Laura reminded us of the myth of Pandora’s Box which when opened released all the ills of the world, so that only hope remained in the Box – to look after Mankind. [On the matter of the Box please also see Ian’s comments added as an Appendix later that raise significant intersections between this and references to Boxes in LotR]

Mike distinguished between the expression of a wish, e.g. hoping something will happen – which Angela described as hope in what’s known – versus that Christian certainty of hope. Mike quoted from St. Paul, that suffering requires endurance which evokes hope. Obstacles can only be overcome through hope, and Mike remarked that this is a quality seen in Sam even when Frodo loses hope.

Angela noted that Aragorn retains hope but Denethor loses it, and she cited Vol. 10 of The Histories of Middle-earth and the debate between Andreth and Finrod concerning hope. This is probably Tolkien’s most detailed consideration of Hope, written in the classical form of a debate between two characters and distinguishes between kinds of hope, ‘Amdir’ and ‘Estel’, of which the latter is the deepest form and is equated with Trust.

Mike recast this as ‘something worth putting up with things for’, while Angela suggested that Hope is inbuilt into our nature, and while Aragorn temporarily loses ‘Amdir’ he never loses ‘Estel’. Angela also noted that Eärendil was also known as ‘Gil-Estel’, Star Hope.

Tim compared this to the concept of ‘wishing on a star’, and Laura remarked on its like to the thematic importance of light in the legendarium.

Angela later added the following for clarification: “My comment that Aragorn temporarily loses ‘amdir’ but never loses ‘estel‘ should be credited to Elizabeth M. Stephen as she discusses this subject in detail in her book Hobbit to Hero.  My own references to the Finrod/Andreth debate in Aragorn: J R R Tolkien’s Undervalued Hero relate to discussions on elf/mortal unions and pity rather than hope.”

The general trend of the discussion up to this point had been optimistic – that Tolkien’s work tends intentionally towards hope. However, after giving the topic some thought I had come to the opposite conclusion – that what we see is the final absence of Hope, which is more like a social construct. Mike objected that this was not Tolkien’s point, which was rather the endless need for endurance aided by faith in order to avoid complacency.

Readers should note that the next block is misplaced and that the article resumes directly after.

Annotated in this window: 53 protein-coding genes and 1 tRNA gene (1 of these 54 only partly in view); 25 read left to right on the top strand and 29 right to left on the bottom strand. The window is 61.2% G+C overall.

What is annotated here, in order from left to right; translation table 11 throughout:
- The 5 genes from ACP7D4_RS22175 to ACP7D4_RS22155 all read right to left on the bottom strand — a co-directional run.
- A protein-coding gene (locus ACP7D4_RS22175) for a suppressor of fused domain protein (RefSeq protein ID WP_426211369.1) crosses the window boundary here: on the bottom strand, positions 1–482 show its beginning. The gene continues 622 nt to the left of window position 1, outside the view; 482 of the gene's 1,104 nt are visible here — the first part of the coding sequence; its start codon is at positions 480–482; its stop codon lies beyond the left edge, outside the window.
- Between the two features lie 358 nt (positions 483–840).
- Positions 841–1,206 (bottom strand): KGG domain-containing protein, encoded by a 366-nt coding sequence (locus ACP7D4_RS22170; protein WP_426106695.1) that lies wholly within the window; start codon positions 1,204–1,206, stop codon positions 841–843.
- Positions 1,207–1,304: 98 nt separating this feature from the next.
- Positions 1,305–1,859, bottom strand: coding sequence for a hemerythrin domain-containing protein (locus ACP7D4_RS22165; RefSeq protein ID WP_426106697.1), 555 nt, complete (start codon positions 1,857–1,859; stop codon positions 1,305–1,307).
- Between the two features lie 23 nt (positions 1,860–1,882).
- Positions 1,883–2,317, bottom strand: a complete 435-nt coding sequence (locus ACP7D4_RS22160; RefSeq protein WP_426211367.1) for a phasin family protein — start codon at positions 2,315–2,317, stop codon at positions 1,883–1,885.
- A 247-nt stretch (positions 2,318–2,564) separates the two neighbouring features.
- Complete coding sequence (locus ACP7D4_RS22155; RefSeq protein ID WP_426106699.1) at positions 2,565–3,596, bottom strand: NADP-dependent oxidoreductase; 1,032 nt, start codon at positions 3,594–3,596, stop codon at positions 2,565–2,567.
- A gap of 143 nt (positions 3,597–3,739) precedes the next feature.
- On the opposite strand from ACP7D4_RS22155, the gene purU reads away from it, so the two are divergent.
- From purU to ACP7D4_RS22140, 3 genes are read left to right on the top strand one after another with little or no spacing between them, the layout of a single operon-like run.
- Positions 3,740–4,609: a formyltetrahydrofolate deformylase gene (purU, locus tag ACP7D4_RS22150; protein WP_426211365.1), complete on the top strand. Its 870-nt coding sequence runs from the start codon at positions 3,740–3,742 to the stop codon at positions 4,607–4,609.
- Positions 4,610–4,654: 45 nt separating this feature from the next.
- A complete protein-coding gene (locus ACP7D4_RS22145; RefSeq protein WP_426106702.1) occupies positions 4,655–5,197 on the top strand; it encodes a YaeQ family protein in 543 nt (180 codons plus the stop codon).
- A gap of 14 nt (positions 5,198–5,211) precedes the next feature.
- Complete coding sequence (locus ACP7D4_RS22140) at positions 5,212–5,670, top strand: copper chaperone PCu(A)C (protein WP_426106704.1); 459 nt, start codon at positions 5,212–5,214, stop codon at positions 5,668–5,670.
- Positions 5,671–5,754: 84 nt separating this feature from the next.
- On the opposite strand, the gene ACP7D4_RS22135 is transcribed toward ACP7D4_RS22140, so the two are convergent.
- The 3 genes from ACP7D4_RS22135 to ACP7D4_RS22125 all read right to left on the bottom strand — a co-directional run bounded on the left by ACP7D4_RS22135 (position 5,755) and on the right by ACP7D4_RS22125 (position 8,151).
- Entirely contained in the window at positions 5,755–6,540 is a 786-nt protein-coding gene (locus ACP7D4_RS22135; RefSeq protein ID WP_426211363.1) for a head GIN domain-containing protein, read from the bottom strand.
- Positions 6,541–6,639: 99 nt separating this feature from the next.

Both Angela and Mike considered hope an inbuilt human response, but wondered why that should be? Laura pondered the possibility that if hope was not a spiritual quality, what is it? She suggested it might be tied to the need for the race/tribe to continue. Tim expanded this, suggesting the need of endurance for survival. Mike found this a rather practical impulse linked to benefits.

Ian proposed that the quality of Hope developed because we live on a dynamic planet and hope helps us deal with the prospect of the future which is inevitably one of change.

Mike observed that Hope is very necessary in absence and suffering. Hope helps people carry on, Thus the outcome of LotR is hopeful and shows how to endure. The sensitivity and subtlety upon which it is based has been part of humanity for aeons.

Laura then wondered why Hope is specific to humans but not other animals –as far as we know. We did not address the matter of ‘rationality’, but Angela noted that in LotR, Appendix A the backstory of Aragorn declares that even in the face of his high and demanding ‘doom’: ‘hope dwelt ever in the depths of his heart’, and Chris remarked that Hope may be equated with ‘belief’.

Our discussion moved in the direction of ethics, as it had been tending all afternoon, until Laura remarked on the status of the Eagles, suggesting first that that they were symbols of hope, or that those who herald their approach announce hope, but then Laura rethought this, seeing the Eagles rather as coming to put things right, like the classical Furies.

Tim picked up this link between arrival and hope when he reminded us of the arrival of the Rohirrim at cockcrow, in opposition to the arrival of the Lord of the Nazgul. Tim regarded this as mortal action signifying the arrival of Hope.

Angela contrasted this to Denethor’s response to Pippin’s reminder of Gandalf: ‘The fool’s hope has failed’.

Julie contrasted this to Sam’s song in the Tower of Cirith Ungol which emphasises in ‘I will not say the day is done…’ hope as an act of will.

Mike took a wider view of Hope when he observed that writers need to keep hope up: readers need to hope for a good ending. Hope may also be part of the drama of a story.